Your daughter Jennifer once said in a documentary that a lot had been made of the autobiographical aspect of Eraserhead—of your being the reluctant art school father—and that because she was born with club feet, the baby was inspired by her. That’s very literal, isn’t it?

Sure. Obviously, since a person is alive and they’re noticing things around them, ideas are going to come. But that would mean there’d be a hundred million Eraserhead stories out there. Everybody has a kid and they make Eraserhead? It’s ridiculous! It’s not just that. It’s a million other things.

But it was during Eraserhead that you and Peggy parted?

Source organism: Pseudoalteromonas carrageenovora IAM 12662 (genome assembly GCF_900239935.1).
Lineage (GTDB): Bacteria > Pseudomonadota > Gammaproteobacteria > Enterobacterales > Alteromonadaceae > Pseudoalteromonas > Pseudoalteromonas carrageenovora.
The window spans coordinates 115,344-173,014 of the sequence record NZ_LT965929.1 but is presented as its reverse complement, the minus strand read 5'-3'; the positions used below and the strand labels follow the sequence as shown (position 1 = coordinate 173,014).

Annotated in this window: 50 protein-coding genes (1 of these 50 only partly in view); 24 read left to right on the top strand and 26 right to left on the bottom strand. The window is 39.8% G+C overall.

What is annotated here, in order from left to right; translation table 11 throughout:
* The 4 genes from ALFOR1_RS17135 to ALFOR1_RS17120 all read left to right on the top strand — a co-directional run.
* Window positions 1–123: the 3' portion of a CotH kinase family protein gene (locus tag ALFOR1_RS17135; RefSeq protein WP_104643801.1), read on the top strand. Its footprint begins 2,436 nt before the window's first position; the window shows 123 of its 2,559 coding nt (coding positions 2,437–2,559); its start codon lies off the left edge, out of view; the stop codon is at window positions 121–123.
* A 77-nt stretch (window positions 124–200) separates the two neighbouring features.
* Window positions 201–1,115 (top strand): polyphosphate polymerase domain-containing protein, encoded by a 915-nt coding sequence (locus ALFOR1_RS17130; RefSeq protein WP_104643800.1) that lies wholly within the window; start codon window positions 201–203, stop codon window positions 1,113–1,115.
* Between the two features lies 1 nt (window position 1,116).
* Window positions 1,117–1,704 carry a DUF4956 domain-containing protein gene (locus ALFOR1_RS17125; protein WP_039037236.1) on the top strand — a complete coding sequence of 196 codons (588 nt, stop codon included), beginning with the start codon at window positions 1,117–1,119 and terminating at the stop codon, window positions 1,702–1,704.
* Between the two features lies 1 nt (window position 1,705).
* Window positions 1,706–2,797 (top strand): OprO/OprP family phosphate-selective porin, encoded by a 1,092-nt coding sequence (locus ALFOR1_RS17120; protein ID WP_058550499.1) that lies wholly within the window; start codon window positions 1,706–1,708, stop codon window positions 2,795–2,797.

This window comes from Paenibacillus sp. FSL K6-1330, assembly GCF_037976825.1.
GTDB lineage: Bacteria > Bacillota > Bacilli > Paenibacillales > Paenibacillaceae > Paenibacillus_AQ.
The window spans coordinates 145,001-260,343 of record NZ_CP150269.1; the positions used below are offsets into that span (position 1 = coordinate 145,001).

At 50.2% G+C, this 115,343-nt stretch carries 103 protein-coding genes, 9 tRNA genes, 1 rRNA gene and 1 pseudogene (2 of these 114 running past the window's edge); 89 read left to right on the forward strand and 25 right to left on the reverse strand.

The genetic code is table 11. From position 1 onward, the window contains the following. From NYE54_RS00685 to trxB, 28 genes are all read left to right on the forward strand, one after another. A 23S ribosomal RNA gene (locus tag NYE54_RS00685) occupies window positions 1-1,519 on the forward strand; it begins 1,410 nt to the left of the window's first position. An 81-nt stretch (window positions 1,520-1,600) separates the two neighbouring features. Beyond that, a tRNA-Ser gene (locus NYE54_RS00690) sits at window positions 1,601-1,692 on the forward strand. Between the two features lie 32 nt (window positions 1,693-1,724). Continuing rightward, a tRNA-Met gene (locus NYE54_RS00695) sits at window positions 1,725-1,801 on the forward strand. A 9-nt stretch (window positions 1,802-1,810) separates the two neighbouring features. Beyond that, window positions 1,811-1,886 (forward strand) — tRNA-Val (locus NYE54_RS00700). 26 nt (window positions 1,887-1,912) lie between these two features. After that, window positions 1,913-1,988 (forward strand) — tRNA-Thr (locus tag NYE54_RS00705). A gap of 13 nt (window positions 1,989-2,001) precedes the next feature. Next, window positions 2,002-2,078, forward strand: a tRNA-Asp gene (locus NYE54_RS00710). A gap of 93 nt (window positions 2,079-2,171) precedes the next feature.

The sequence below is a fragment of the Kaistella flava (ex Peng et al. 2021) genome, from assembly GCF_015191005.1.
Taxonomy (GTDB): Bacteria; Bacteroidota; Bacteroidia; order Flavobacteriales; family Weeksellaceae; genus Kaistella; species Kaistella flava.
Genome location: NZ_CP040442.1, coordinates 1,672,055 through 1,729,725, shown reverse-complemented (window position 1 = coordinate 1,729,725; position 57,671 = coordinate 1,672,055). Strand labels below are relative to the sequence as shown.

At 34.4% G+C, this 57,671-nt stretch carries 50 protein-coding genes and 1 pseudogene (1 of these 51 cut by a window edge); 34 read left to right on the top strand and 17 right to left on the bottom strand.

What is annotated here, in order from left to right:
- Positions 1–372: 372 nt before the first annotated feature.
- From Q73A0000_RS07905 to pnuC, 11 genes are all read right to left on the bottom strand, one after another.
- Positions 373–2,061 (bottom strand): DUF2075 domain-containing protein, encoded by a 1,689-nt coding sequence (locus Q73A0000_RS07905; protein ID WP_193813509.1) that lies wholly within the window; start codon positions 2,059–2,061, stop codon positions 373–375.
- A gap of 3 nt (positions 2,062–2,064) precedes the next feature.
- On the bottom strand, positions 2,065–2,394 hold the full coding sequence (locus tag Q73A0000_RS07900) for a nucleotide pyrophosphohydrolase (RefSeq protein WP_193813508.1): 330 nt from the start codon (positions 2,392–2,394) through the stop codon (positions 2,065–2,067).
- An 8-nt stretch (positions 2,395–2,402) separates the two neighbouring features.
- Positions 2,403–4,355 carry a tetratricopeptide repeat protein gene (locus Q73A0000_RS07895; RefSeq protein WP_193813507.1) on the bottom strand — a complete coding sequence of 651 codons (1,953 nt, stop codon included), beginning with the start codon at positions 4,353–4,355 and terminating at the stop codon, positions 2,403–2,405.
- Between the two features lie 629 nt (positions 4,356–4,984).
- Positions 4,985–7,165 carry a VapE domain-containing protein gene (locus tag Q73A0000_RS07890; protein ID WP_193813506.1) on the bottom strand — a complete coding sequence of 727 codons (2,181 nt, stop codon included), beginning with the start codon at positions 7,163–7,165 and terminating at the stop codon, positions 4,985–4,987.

Yes. It was about a year into the movie.

It must have been very difficult for someone outside of that very closed world of Eraserhead to know how to fit in. Particularly if you’re shooting at night and sleeping during the day.

Yes. Maybe that was part of it. But we separated in the most friendly way, and remain friends to this day.

In those early days, was it very difficult trying to make a film the only way you could and maintain a personal life of husband and father?

Difficult? [Laughs] See, I never was going to get married. I’d sort of perceived this kinda other life. I really wanted to live this thing called the “art life,” where you’re just in it all the time.

Do you find it easier now to keep things together?

It’s easier, because in the beginning you’re climbing, and you want to have as little baggage as possible. You’ve got things to do. And then later, certain things have happened, and if they give you a little bit of security in this strange world, it’s easier. But there are still many, many things to do, and you need time to think. You’ve gotta catch ideas, and distractions are killers. They’re just killers!